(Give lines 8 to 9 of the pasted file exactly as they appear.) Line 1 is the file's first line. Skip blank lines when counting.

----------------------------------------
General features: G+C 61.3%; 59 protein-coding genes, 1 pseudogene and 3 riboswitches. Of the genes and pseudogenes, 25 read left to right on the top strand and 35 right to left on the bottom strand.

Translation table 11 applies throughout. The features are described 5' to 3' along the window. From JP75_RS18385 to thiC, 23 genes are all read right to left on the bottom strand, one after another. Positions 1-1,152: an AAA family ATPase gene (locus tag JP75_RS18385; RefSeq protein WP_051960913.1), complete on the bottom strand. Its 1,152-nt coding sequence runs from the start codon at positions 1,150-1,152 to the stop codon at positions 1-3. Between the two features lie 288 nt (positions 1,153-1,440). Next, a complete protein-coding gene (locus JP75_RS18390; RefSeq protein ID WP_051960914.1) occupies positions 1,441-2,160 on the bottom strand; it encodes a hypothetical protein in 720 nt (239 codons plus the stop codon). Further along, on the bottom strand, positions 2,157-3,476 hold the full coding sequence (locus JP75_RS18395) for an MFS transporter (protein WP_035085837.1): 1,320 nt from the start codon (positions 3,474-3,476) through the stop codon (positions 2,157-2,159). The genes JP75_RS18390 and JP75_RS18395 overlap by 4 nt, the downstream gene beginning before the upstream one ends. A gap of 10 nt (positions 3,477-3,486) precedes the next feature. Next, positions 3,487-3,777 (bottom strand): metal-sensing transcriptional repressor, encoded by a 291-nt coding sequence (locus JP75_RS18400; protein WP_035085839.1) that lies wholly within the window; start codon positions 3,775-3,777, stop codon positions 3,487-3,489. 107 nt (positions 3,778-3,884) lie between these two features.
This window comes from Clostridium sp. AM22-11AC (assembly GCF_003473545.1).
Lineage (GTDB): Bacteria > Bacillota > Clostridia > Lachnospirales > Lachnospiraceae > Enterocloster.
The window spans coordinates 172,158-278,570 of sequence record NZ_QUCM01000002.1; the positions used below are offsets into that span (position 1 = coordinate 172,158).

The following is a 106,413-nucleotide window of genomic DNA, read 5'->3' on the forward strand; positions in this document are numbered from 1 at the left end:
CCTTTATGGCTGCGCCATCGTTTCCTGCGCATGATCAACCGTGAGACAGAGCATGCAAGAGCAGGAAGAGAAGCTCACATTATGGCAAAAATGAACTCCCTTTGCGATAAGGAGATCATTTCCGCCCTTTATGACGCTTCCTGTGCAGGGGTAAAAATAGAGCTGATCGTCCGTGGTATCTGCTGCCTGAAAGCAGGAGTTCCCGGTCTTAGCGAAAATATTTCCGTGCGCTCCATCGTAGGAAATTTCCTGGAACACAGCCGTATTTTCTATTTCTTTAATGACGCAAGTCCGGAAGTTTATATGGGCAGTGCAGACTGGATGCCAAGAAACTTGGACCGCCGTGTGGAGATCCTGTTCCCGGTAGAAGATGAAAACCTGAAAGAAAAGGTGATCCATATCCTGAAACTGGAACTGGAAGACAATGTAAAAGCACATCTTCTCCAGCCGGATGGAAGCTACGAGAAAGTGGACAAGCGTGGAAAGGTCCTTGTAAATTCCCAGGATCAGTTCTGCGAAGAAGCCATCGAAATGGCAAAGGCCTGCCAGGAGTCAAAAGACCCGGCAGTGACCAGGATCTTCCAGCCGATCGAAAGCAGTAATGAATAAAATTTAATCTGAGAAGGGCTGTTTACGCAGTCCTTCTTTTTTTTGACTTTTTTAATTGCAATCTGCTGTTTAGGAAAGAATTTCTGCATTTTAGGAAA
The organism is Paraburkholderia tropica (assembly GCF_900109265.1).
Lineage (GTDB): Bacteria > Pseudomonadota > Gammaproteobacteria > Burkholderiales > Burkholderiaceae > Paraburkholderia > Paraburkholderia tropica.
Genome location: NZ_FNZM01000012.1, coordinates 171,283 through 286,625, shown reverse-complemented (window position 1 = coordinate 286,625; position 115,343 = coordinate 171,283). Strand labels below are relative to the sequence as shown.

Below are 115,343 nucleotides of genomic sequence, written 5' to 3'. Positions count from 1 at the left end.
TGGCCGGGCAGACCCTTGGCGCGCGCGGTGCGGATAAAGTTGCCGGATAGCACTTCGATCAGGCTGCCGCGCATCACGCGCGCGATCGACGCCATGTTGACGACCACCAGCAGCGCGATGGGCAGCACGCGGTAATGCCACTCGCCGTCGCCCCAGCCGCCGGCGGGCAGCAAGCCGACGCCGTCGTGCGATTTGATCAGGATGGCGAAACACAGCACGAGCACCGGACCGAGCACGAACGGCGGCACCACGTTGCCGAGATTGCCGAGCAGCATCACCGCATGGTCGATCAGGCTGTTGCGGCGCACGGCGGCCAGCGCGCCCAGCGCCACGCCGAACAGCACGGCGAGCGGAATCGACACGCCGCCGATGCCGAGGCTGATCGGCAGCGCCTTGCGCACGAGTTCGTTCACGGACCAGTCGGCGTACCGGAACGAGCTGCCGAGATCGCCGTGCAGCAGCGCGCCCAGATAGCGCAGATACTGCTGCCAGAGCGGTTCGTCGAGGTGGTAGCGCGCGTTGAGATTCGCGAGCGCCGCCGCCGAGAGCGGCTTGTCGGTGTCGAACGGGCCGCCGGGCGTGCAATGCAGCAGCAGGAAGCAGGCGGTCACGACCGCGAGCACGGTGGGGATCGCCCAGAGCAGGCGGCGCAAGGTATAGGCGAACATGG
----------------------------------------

The organism is Paraburkholderia tropica (assembly GCF_900109265.1).
Lineage (GTDB): Bacteria > Pseudomonadota > Gammaproteobacteria > Burkholderiales > Burkholderiaceae > Paraburkholderia > Paraburkholderia tropica.